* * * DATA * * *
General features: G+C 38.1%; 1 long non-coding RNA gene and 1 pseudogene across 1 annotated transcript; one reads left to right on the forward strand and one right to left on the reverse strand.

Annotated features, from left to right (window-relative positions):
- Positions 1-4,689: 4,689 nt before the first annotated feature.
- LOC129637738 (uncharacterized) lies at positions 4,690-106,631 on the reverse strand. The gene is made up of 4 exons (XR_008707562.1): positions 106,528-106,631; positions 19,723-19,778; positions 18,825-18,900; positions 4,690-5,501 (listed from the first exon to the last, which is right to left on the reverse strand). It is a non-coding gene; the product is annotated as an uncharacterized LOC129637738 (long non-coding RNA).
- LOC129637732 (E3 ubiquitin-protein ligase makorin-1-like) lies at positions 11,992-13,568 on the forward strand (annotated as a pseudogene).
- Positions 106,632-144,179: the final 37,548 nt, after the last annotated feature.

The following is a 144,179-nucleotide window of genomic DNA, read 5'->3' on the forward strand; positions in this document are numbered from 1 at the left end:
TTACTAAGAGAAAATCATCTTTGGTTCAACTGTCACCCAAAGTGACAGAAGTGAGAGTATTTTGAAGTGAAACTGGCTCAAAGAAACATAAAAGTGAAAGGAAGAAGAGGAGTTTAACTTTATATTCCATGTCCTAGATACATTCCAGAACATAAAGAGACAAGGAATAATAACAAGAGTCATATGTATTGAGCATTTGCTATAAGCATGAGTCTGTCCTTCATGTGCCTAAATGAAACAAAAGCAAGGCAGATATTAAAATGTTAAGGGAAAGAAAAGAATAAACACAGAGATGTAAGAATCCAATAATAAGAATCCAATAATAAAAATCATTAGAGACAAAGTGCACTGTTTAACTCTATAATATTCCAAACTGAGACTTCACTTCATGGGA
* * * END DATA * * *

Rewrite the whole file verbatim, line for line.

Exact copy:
General features: G+C 38.1%; 1 long non-coding RNA gene and 1 pseudogene across 1 annotated transcript; one reads left to right on the forward strand and one right to left on the reverse strand.

Annotated features, from left to right (window-relative positions):
- Positions 1-4,689: 4,689 nt before the first annotated feature.
- LOC129637738 (uncharacterized) lies at positions 4,690-106,631 on the reverse strand. The gene is made up of 4 exons (XR_008707562.1): positions 106,528-106,631; positions 19,723-19,778; positions 18,825-18,900; positions 4,690-5,501 (listed from the first exon to the last, which is right to left on the reverse strand). It is a non-coding gene; the product is annotated as an uncharacterized LOC129637738 (long non-coding RNA).
- LOC129637732 (E3 ubiquitin-protein ligase makorin-1-like) lies at positions 11,992-13,568 on the forward strand (annotated as a pseudogene).
- Positions 106,632-144,179: the final 37,548 nt, after the last annotated feature.

The following is a 144,179-nucleotide window of genomic DNA, read 5'->3' on the forward strand; positions in this document are numbered from 1 at the left end:
TTACTAAGAGAAAATCATCTTTGGTTCAACTGTCACCCAAAGTGACAGAAGTGAGAGTATTTTGAAGTGAAACTGGCTCAAAGAAACATAAAAGTGAAAGGAAGAAGAGGAGTTTAACTTTATATTCCATGTCCTAGATACATTCCAGAACATAAAGAGACAAGGAATAATAACAAGAGTCATATGTATTGAGCATTTGCTATAAGCATGAGTCTGTCCTTCATGTGCCTAAATGAAACAAAAGCAAGGCAGATATTAAAATGTTAAGGGAAAGAAAAGAATAAACACAGAGATGTAAGAATCCAATAATAAGAATCCAATAATAAAAATCATTAGAGACAAAGTGCACTGTTTAACTCTATAATATTCCAAACTGAGACTTCACTTCATGGGA